THE HEAVENS ARE CLOSER IN NEW ZEALAND: SKYSCAPES, RAINBOWS AND STARS

I like to think that I have a good command of the English language, and have a wide swath of florid  descriptives at my beck and call when writing about my adventures across the world.  However, if you ask our wonderful New Zealand guide, Tia about my most oft used expression she would undoubtedly answer:  “Wow!”

The visuals in this magical land are so dazzling, so striking, so sublime that there is no way to adequately explain. But I can show you.

The sky show was in full force as we awoke at The Hermitage Hotel, an  iconic edifice nestled in a valley of the Aoraki Mount Hood National Park on the South Island.  As is usual in New Zealand, many clouds scudded across the sky, their colors reflecting the rising sun’s rays:

At first the sun seemed to be making headway as the sky turned golden:

But as the Southern Alps it lit up as if made of gold, there was increased moisture in the air and a misty rainbow appeared.  I guess that is fitting for isn’t a pot of gold supposed to be found at the end of a rainbow?

 

The battle between the rainclouds and the sun continued – to our delight:

 

We could have stayed to watch longer, but we had to move on.  However, this was not our last confrontation with New Zealand’s rainbows.  Another developing rainbow stopped us in our tracks – literally:

Stopping our Jeep turned out to be a majorly smart decision:

 

Not to be outdone by the daytime performance of clouds  and rainbows, the night sky also has its jaw dropping show. As you will recall, I was very excited to not have a luggage weight requirement on this trip so I could finally pack my tripod.  Why?  The night sky above Aoraki has the distinction of being a UNESCO World Heritage Dark Sky Preserve. Here is the definition:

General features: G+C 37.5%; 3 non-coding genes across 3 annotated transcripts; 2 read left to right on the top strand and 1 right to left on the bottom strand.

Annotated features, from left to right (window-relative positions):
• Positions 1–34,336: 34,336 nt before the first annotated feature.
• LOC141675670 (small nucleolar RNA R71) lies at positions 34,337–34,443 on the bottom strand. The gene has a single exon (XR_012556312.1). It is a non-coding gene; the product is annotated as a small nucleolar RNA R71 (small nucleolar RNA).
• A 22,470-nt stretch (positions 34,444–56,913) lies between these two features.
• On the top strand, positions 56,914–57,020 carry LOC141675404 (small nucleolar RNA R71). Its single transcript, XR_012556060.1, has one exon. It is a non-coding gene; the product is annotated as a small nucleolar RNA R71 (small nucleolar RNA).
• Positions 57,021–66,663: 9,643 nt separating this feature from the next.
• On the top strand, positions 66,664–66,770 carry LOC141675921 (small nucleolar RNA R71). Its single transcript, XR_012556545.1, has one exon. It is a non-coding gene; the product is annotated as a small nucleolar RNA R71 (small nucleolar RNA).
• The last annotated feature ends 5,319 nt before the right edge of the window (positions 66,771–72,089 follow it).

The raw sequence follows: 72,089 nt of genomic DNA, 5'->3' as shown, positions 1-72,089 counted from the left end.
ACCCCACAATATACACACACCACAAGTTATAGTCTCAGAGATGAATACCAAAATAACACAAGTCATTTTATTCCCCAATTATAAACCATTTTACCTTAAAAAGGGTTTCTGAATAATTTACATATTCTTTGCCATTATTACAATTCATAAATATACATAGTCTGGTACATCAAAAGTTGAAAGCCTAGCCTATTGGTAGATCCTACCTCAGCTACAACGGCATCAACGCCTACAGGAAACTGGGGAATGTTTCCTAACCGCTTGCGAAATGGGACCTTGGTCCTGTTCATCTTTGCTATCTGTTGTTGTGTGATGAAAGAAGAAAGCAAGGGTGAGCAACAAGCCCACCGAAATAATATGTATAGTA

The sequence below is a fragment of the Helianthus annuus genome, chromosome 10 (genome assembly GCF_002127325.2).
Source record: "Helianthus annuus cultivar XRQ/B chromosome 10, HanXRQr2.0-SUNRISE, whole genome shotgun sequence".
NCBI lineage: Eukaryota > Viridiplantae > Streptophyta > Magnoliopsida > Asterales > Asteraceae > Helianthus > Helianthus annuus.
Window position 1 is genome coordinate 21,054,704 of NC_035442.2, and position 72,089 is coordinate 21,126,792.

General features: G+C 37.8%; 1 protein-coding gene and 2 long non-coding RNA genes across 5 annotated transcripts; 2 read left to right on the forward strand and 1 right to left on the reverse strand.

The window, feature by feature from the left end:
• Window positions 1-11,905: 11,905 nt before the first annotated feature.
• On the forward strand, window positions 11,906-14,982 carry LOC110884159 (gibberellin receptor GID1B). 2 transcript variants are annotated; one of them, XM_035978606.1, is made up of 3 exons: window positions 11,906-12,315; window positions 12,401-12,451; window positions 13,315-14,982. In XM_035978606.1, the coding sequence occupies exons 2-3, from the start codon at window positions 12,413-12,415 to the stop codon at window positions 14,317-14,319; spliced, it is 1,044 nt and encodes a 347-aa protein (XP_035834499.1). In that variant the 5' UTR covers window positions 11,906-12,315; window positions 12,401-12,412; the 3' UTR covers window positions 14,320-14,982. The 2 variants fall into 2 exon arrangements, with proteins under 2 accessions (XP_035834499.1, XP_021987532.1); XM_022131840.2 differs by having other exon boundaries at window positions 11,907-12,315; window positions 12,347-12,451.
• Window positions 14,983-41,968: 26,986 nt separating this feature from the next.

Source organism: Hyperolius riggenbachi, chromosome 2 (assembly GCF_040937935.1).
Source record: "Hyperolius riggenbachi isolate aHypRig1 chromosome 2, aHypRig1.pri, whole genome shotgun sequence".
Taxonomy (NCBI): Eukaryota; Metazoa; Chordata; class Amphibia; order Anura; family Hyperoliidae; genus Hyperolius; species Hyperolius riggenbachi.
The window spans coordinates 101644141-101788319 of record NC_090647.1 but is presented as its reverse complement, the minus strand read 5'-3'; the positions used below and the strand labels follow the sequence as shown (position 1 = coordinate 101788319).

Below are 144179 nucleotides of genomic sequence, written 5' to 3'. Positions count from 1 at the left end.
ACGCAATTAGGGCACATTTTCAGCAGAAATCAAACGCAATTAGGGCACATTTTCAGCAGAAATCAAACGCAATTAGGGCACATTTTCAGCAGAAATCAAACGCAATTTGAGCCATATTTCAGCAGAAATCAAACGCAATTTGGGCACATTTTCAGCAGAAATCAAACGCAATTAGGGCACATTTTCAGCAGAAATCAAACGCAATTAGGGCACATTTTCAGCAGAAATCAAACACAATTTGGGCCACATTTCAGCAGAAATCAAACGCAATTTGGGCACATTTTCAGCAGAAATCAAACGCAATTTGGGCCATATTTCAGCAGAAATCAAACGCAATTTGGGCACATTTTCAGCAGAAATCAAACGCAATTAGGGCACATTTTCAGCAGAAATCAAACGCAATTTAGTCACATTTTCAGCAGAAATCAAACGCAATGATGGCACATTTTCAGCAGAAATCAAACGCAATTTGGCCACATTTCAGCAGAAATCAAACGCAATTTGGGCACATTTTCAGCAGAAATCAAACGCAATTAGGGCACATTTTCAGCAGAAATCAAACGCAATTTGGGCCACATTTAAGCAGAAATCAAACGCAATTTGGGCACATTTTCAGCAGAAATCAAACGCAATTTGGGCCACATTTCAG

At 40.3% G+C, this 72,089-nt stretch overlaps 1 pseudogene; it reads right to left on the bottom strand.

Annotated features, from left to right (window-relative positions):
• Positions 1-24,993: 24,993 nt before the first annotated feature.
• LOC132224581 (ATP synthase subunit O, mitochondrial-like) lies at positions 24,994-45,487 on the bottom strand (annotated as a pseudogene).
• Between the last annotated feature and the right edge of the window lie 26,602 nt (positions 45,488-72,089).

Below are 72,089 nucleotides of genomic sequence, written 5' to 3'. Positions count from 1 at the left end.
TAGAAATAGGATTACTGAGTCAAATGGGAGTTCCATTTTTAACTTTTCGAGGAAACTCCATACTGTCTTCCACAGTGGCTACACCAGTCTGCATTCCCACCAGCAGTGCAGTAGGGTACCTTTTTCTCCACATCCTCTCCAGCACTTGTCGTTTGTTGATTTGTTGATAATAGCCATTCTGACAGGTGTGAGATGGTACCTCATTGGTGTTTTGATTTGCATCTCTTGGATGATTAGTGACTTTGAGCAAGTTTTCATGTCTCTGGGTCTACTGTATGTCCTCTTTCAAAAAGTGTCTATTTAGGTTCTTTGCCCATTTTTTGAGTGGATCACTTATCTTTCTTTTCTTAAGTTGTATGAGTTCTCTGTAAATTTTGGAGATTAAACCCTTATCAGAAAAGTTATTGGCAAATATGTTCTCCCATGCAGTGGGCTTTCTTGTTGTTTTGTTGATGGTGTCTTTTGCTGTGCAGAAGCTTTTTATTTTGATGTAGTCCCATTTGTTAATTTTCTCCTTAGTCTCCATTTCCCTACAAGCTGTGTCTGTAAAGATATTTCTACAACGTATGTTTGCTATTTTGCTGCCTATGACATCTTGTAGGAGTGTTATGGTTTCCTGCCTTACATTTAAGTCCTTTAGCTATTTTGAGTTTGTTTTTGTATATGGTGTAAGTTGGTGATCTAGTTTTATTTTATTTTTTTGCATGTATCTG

A Dark Sky Reserve is a public or private land possessing an exceptional or distinguished quality of starry nights and a nocturnal environment that is specifically protected for its scientific, natural, educational, cultural, heritage and/or public enjoyment mission of a large peripheral area.”

There are only a handful of reserves currently with this official status and Aoraki Reserve is among them. There are organized  sky watching companies that will take you out to a deserted area away from the hotel which is devoid of all light pollution.  They provide telescopes and other equipment as well as advice to get the best visual of the night sky.

Ah but those long white clouds that pervade all the skies of New Zealand often provide an impediment to seeing the stars and during my time in this area, the forecasts talked of not only clouds but storms.  Despite this, I had opted to go on one of these tours but alas many had the same thought and it was sold out.

As they say often in New Zealand, no worries. Our lovely room at the Hermitage was on a top floor and also included a wide patio – so armed with my beloved Canon G3X and my tripod I ventured out late at night and after a number of “wow” comments set to work.  Here are the results.

A few clouds appeared here and there but no worries:

My first photos were not ideal, but no worries – just had to adjust the time-lapse to capture Orion:

My view, while great was a bit obstructed as the hotel and its lights blocked a portion of the sky.  No worries – part of the Milky Way was still visible:

I might have caught a shooting star on the right side:

Wow.

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3 thoughts on “THE HEAVENS ARE CLOSER IN NEW ZEALAND: SKYSCAPES, RAINBOWS AND STARS

  1. These pictures are amazing. I think they are the most beautiful I have ever seen. You really turned out to be a wonderful photographer. Thanks for sharing.

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